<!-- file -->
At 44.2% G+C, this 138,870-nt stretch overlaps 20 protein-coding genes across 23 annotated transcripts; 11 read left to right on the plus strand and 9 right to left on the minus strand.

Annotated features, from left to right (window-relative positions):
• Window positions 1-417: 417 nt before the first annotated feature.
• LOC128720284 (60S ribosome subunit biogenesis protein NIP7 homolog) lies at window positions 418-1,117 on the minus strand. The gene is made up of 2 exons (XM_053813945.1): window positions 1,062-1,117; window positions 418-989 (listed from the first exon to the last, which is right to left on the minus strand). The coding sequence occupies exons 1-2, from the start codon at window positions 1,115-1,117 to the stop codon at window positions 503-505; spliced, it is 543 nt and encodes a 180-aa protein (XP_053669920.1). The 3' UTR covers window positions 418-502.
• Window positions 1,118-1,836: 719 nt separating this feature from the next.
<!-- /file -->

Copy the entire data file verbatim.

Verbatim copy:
At 44.2% G+C, this 138,870-nt stretch overlaps 20 protein-coding genes across 23 annotated transcripts; 11 read left to right on the plus strand and 9 right to left on the minus strand.

Annotated features, from left to right (window-relative positions):
• Window positions 1-417: 417 nt before the first annotated feature.
• LOC128720284 (60S ribosome subunit biogenesis protein NIP7 homolog) lies at window positions 418-1,117 on the minus strand. The gene is made up of 2 exons (XM_053813945.1): window positions 1,062-1,117; window positions 418-989 (listed from the first exon to the last, which is right to left on the minus strand). The coding sequence occupies exons 1-2, from the start codon at window positions 1,115-1,117 to the stop codon at window positions 503-505; spliced, it is 543 nt and encodes a 180-aa protein (XP_053669920.1). The 3' UTR covers window positions 418-502.
• Window positions 1,118-1,836: 719 nt separating this feature from the next.